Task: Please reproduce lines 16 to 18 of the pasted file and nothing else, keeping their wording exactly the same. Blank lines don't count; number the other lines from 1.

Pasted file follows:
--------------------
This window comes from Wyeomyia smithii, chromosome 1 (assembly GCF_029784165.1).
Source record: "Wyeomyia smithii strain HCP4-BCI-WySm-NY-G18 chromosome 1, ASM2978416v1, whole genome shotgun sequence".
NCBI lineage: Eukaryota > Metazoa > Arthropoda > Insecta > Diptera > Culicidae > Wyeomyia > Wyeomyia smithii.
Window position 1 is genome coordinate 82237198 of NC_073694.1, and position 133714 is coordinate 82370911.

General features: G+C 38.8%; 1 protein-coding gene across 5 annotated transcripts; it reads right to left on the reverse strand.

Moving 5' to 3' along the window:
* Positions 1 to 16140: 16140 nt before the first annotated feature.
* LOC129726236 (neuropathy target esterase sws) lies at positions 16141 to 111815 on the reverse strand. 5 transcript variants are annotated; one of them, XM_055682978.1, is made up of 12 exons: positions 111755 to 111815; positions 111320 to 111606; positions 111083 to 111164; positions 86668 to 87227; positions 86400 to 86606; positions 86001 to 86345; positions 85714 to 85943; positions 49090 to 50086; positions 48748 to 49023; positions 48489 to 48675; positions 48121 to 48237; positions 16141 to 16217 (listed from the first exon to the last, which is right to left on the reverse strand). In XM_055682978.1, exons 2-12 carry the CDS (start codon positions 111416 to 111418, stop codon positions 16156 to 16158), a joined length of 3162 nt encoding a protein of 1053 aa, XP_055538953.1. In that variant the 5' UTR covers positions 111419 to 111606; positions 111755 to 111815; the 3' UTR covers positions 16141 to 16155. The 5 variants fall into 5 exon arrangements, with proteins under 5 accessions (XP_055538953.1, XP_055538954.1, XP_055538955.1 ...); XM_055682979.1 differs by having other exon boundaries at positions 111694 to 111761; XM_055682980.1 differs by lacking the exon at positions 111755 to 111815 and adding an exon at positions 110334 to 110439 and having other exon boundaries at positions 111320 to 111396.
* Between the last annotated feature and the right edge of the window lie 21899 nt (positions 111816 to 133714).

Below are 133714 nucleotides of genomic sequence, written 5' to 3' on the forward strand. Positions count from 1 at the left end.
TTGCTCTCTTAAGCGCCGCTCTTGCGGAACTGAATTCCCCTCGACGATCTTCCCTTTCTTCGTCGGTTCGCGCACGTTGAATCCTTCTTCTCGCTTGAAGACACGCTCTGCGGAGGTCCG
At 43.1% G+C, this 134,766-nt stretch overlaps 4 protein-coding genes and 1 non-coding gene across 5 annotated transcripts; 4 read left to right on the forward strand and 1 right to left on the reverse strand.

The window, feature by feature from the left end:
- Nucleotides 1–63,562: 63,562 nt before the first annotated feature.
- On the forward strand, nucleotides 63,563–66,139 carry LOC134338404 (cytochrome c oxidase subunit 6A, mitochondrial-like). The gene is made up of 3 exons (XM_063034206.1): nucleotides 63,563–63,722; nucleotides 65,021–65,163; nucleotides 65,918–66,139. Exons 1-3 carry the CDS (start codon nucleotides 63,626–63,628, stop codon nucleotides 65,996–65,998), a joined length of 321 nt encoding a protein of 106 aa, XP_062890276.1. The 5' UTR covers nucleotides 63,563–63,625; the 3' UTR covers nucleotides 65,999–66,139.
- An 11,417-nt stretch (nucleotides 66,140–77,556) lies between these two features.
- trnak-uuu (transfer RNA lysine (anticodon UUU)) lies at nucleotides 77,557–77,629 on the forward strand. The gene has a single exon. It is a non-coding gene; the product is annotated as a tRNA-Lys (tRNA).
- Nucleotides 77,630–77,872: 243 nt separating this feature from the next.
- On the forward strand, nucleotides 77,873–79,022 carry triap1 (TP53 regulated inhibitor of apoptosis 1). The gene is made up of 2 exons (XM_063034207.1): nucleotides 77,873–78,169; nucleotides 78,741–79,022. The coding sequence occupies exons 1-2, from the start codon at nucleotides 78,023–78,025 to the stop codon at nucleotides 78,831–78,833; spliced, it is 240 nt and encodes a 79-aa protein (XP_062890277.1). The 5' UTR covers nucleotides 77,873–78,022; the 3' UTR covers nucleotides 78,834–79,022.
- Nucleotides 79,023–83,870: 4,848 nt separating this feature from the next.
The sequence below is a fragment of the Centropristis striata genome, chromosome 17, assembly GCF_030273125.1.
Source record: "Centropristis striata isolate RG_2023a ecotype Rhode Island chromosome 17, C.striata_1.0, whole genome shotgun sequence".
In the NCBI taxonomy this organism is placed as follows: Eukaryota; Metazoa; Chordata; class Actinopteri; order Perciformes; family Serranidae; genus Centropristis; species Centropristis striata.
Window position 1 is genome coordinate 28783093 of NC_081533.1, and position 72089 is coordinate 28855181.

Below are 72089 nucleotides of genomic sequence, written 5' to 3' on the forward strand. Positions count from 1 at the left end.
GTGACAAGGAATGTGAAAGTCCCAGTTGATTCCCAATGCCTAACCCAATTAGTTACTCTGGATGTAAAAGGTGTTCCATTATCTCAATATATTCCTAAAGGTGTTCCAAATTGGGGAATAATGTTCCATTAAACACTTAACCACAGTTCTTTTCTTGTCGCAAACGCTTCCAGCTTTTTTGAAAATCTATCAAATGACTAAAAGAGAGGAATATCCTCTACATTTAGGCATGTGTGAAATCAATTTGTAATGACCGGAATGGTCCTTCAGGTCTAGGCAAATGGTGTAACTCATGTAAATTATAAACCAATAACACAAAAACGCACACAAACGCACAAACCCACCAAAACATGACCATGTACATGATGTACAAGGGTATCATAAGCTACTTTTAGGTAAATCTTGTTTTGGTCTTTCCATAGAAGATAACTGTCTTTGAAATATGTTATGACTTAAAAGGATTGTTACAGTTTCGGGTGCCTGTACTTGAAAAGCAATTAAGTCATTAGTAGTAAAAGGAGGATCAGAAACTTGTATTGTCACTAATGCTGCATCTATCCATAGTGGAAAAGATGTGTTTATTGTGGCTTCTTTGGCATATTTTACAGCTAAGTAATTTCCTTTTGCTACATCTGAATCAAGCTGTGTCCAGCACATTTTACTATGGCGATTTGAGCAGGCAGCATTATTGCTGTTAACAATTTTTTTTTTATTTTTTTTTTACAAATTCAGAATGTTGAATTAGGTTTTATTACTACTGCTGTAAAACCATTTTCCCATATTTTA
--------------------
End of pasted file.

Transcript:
- An 11,417-nt stretch (nucleotides 66,140–77,556) lies between these two features.
- trnak-uuu (transfer RNA lysine (anticodon UUU)) lies at nucleotides 77,557–77,629 on the forward strand. The gene has a single exon. It is a non-coding gene; the product is annotated as a tRNA-Lys (tRNA).
- Nucleotides 77,630–77,872: 243 nt separating this feature from the next.